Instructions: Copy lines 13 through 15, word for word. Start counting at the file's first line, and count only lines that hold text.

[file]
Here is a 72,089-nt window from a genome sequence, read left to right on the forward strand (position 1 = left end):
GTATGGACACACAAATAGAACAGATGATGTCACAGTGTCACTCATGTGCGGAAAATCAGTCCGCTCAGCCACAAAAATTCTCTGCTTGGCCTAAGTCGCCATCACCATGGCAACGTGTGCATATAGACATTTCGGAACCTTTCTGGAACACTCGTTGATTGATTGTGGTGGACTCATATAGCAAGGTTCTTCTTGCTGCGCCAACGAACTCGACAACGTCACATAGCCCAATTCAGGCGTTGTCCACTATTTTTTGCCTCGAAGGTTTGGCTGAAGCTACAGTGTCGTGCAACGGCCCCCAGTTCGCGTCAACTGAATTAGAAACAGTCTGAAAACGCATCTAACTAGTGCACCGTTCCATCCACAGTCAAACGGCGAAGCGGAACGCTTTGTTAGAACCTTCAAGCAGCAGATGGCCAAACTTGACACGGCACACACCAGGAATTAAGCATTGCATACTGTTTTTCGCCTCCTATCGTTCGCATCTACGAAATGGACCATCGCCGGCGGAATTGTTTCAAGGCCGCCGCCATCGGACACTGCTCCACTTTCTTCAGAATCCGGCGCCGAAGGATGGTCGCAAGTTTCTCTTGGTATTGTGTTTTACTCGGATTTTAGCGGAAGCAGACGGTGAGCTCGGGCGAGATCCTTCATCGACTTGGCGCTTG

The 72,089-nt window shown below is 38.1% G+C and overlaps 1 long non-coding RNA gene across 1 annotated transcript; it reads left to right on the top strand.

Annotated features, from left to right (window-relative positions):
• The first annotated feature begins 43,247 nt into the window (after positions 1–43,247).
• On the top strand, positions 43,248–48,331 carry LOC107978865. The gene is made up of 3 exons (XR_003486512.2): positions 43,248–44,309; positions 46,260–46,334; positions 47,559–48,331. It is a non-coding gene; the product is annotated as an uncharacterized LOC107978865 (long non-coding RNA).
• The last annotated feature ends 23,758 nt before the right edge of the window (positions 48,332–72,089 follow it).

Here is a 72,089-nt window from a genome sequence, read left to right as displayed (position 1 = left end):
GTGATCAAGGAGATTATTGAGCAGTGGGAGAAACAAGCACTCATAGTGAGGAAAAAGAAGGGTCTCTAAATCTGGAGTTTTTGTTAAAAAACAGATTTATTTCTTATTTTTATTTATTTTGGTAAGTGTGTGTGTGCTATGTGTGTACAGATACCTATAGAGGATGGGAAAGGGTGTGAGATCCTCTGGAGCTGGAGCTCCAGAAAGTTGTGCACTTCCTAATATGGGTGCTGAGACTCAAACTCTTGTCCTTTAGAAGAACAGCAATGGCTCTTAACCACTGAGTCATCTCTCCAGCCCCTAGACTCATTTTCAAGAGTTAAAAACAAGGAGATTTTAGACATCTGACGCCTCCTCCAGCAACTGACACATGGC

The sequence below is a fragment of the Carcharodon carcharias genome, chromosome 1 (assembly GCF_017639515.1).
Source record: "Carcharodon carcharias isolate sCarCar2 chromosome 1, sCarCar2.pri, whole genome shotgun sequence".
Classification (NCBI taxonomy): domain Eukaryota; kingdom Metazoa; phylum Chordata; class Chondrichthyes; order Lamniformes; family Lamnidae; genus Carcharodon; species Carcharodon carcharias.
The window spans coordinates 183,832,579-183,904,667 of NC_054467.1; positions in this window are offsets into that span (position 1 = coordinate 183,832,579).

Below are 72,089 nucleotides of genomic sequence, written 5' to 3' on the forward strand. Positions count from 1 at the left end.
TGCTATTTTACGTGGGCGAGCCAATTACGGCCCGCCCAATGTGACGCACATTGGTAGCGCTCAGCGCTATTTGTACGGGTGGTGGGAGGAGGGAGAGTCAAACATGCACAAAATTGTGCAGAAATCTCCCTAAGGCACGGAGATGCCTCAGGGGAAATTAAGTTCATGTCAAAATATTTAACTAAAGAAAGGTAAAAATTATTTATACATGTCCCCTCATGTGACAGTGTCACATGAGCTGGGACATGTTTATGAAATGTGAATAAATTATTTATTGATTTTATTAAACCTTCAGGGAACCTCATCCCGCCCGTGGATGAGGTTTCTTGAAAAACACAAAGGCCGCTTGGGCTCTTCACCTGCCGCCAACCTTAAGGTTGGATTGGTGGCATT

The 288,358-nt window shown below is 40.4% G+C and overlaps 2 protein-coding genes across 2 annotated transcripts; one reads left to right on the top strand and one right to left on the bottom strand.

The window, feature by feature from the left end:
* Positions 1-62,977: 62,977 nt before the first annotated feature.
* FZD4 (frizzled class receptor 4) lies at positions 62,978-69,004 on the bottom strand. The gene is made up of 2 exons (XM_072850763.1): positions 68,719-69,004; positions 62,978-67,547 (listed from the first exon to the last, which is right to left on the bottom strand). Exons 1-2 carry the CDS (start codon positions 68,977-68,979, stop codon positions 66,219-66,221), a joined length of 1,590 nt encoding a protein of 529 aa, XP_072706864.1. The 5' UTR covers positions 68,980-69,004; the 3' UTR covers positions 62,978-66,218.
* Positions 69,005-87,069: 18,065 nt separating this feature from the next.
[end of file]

The window spans coordinates 183,832,579-183,904,667 of NC_054467.1; positions in this window are offsets into that span (position 1 = coordinate 183,832,579).

Below are 72,089 nucleotides of genomic sequence, written 5' to 3' on the forward strand. Positions count from 1 at the left end.
TGCTATTTTACGTGGGCGAGCCAATTACGGCCCGCCCAATGTGACGCACATTGGTAGCGCTCAGCGCTATTTGTACGGGTGGTGGGAGGAGGGAGAGTCAAACATGCACAAAATTGTGCAGAAATCTCCCTAAGGCACGGAGATGCCTCAGGGGAAATTAAGTTCATGTCAAAATATTTAACTAAAGAAAGGTAAAAATTATTTATACATGTCCCCTCATGTGACAGTGTCACATGAGCTGGGACATGTTTATGAAATGTGAATAAATTATTTATTGATTTTATTAAACCTTCAGGGAACCTCATCCCGCCCGTGGATGAGGTTTCTTGAAAAACACAAAGGCCGCTTGGGCTCTTCACCTGCCGCCAACCTTAAGGTTGGATTGGTGGCATT